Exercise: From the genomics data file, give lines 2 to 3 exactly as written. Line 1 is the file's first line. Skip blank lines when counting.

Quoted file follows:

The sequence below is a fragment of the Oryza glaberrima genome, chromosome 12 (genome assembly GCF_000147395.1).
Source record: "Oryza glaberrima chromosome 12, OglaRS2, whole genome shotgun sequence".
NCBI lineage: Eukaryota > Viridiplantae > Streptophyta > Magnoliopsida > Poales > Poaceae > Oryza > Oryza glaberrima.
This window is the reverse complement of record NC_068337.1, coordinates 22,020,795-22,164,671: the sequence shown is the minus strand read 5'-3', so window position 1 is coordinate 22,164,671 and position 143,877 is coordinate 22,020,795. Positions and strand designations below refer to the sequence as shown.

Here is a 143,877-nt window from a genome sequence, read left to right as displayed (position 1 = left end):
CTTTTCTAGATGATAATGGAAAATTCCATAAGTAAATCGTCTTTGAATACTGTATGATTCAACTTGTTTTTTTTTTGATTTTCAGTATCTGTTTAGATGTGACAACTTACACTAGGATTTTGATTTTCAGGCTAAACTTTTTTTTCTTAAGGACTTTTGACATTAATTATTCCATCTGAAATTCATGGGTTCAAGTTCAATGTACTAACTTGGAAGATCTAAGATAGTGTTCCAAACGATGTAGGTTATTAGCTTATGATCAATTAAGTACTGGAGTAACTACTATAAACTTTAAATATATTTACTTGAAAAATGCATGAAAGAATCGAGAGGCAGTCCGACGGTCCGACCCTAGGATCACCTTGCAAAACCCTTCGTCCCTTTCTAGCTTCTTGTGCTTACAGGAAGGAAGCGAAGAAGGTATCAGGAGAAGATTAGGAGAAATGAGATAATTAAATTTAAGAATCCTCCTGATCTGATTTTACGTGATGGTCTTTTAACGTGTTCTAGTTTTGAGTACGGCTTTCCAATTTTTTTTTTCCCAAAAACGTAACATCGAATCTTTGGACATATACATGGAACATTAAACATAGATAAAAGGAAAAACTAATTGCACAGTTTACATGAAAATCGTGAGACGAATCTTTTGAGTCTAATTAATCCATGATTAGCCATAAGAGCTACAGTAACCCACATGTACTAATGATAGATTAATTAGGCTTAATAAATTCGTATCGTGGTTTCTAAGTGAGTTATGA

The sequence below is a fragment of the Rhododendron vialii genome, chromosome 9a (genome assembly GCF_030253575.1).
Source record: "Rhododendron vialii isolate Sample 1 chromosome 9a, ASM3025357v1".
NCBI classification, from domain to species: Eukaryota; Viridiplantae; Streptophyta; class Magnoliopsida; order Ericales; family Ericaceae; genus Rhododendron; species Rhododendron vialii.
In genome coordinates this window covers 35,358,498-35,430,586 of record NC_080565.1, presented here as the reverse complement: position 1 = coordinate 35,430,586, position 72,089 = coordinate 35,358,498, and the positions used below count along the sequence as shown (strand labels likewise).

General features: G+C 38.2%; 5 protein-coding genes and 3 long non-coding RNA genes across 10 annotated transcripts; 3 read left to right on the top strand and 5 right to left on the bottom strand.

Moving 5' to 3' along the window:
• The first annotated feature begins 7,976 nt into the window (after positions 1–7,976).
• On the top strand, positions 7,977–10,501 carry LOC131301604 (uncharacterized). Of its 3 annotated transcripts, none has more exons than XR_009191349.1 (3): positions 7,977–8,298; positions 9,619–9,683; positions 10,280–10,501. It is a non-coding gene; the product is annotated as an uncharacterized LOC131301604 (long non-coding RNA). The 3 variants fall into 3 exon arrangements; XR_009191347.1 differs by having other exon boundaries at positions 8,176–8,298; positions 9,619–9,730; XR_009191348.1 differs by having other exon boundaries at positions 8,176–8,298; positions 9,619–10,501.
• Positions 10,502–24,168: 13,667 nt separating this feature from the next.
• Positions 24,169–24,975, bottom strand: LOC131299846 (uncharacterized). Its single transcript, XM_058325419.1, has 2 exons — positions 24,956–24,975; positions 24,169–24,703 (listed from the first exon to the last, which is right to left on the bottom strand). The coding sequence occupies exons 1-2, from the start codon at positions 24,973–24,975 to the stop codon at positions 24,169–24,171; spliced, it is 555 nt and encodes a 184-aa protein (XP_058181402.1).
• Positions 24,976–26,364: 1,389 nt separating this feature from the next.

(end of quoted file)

Source record: "Oryza glaberrima chromosome 12, OglaRS2, whole genome shotgun sequence".
NCBI lineage: Eukaryota > Viridiplantae > Streptophyta > Magnoliopsida > Poales > Poaceae > Oryza > Oryza glaberrima.